Crimea in depth

We offer you a full-scale exposure of the Crimean Peninsula. These five days of touring and exploring will reveal the fascinating mysteries of this beautiful land and provide you with a deep understanding of its past and present.

Day One: a sightseeing guided tour of Sevastopol, one of the key landmarks of the entire Black Sea region. Itinerary: The Central Square – the Monument to the Scuttled Ships – a boat trip around Sevastopol Bay – Balaklava – museum “Underground Sevastopol” (for more information on the itinerary, click here)

Day Two a sightseeing guided tour of Bakhchisaray, the capital of Crimean Tatars; Crimea’s “Orient”. The exploration starts with visiting the Khan’s Palace, the home of the local rulers of the Ottoman Empire. After that, we travel to Chufut-Kale, a Medieval city-fortress that lies in the mountains surrounded by breathtaking sights. To reach the fortress, we offer you a safe ride on a Soviet off-roader. After visiting the city, we take a short hike back (40 minutes) and, while hiking, we visit the Uspensky monastery. After the walk, you will have an opportunity to try the Tatar cuisine at one of the numerous local cafes.

Day Three: The South Coast of Crimea. We offer you a trip around the “Crimean Riviera” and its beautific sights. A guided tour of the Livadia Palace, a historic landmark where the Yalta conference was held. Yalta’s central esplanade is the main tourist-oriented esplanade of the entire Crimean peninsula; it’s always fun to be here! Then we travel to another Crimean landmark Lastochkino Gnezdo (the Swallow’s Nest) by a touring launch. During the trip, you will see the evolution of the Soviet architecture: from the Tsar-times palaces – to the famous Soviet recreation house “Druzhba” – to the contemporary development).

Day Four: We are continuing exploring the most beautiful part of Crimea, its South-East. The magnificent Sudak fortress. The esplanade of Feodosia. The Aivazovsky National Art Gallery

Day Five: Kerch, the Crimean Bridge, the Adzhimushkay quarry

We are ready to answer any of your questions on the history of Sevastopol and on the intricacies of the contemporary developments. Our guides speak English and have great storytelling skills.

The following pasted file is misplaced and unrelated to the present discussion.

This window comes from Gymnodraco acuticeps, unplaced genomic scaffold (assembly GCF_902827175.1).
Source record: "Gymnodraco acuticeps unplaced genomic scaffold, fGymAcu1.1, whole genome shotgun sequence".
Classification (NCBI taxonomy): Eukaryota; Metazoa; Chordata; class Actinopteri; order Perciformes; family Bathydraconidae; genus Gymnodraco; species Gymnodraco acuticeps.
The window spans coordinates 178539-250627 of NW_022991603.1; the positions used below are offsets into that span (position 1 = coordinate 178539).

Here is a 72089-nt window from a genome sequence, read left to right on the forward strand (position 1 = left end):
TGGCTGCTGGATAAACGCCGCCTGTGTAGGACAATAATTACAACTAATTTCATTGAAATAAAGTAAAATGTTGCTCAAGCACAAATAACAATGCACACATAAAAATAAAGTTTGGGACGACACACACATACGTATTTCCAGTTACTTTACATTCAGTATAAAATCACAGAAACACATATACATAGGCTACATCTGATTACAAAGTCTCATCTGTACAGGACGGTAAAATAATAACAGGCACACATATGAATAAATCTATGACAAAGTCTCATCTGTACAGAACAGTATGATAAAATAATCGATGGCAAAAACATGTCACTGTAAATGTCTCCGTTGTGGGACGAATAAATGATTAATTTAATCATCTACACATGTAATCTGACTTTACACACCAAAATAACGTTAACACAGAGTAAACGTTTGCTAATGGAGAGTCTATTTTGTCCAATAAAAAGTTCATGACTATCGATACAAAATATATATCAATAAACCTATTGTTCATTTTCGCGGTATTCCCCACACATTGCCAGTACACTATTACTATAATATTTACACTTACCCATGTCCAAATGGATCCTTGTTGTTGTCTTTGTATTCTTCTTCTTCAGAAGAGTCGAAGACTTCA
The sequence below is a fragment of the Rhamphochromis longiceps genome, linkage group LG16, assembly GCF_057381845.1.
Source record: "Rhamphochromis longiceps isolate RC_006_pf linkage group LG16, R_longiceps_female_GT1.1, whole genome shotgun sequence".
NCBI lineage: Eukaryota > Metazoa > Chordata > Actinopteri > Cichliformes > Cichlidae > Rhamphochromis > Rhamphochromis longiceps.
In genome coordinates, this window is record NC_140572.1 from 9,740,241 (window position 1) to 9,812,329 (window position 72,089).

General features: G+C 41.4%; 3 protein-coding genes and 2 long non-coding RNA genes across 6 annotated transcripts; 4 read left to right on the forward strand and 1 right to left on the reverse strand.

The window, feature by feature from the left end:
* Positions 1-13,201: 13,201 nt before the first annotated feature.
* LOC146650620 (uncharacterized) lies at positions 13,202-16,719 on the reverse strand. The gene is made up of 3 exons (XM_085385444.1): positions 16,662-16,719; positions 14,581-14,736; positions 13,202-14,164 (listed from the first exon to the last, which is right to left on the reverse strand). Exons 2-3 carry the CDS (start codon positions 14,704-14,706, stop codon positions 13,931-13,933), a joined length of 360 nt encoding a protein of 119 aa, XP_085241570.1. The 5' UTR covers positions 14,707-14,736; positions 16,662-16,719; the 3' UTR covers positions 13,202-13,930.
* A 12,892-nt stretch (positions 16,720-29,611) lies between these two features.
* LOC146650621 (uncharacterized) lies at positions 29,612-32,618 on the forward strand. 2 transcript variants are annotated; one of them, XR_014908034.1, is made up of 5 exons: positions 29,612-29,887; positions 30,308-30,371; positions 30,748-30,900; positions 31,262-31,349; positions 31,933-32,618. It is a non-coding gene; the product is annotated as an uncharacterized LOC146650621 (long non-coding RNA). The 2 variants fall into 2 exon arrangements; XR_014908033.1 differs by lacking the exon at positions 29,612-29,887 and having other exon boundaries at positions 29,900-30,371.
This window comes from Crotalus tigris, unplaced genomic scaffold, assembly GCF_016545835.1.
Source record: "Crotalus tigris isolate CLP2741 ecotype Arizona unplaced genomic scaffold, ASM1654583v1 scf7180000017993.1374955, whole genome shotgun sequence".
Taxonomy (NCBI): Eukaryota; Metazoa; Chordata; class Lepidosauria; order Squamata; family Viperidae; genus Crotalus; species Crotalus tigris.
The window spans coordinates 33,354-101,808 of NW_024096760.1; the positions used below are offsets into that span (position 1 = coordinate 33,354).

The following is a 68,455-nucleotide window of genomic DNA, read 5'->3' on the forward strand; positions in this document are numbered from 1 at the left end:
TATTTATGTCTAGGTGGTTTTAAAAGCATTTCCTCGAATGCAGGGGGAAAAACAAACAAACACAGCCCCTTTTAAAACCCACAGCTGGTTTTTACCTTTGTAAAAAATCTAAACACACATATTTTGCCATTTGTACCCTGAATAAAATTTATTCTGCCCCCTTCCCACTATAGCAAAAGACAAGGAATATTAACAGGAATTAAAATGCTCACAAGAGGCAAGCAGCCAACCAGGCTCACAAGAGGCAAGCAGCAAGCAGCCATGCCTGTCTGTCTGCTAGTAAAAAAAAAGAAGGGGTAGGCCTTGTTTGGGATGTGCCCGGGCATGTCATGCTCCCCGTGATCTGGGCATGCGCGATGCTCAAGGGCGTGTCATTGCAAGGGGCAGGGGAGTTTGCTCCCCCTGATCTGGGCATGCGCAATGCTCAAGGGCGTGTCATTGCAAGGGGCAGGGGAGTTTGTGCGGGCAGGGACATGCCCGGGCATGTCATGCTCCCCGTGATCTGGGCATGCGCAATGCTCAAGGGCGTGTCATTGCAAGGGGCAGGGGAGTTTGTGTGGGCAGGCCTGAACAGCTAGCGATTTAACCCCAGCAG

Itinerary: Day 1, Sevastopol: The Central Square – the Monument to the Scuttled Ships – the Sevastopol bay (boat) – Balaklava – museum “Underground Sevastopol”

Day 2: Bakhchisaray: the Khan’s Palace – Chufut-Kale (off-roader) – the Uspensky monastery – Tatar cuisine  Чуфут

Day 3: Yalta: the Livadia Palace, the escalade, the Swallow’s Nest (boat)

Day 4: Sudak (fortress), Feodosia: the escalade, the Aivazovsky National Art Gallery

Day 5: Kerch, the Crimean Bridge, the Adzhimushkay quarry

Language English, Russian
Start 10 a.m.
Finish 5 p.m.
Cost per
450 euro
Included Hotel (possible not to include), guide, transportation (car and boat), museum tickets
Not included Lunch

You can always suggest your own changes or additions to the itinerary. Read more on the tour arrangements here.

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Sevаstopol: Crimea’s key landmark

Sevastopol was founded in 1783 as a home port. The city has made it to textbooks as a city of heroes that had survived two serious sieges. In the Soviet times, the city was partially closed while the Balaklava district was a closed town within the closed city. After the end of the World War II, Sevastopol had been restored by the best Soviet architects and now it is a fast-growing, fast-moving city filled with a vibrant cultural life and beautiful natural sights. We are going to visit the spots that will provide you with the best understanding of Sevastopol and Balaklava. And, of course, you will be able to take beautiful pictures and collect wonderful memories.

Yalta: most famous city

The South Coast of Crimea models the French Riviera that, prior to the colonisation of the peninsula, used to be a preferred vacation spot for the Russian aristocracy. Basically, the South Coast of Crimea is a local Russian copy of the South of France. In fact, this was one of the reasons why they chose to hold the 1945 peace conference in Yalta. In the Soviet times, the parks and palaces once owned by the Russian elite became a big part of a completely new state healthcare strategy and were turned into public health resorts. Today, these breathtaking spots are open for visitation.

Bakhchisaray: the Ottoman empire in Crimea

Bakhchisarai is one of Crimea’s most exotic spots famous for its ethnic cuisine. It is also the former capital of the peninsula. The word Krym (Crimea) is of the Tatar origin; the Greeks used to call this land ‘Tavdira’. Tatars were a part of the Ottoman Empire albeit they did manage to retain their relative autonomy. Later, the name ‘Tatars’ spilled over to the other ethnic groups residing on the peninsula especially those living by the sea. The anthropological research shows that these groups may have included descendants of the Genoese settlers and even of the colonists from Greek poleis.

The Tatars came to the peninsula relatively late, no earlier than in the 13th century. As true descendants of the Mongol nomads, they preferred living in the steppes instead of the sea coast. Thus, it is the central part of Crimea that’s got the most vibrant atmosphere of the genuine Tatar culture and civilisation. And Bakhchisarai with its convoluted streets, tasty chebureks and beautiful mosques is its ultimate expression.

Sudak, Feodosia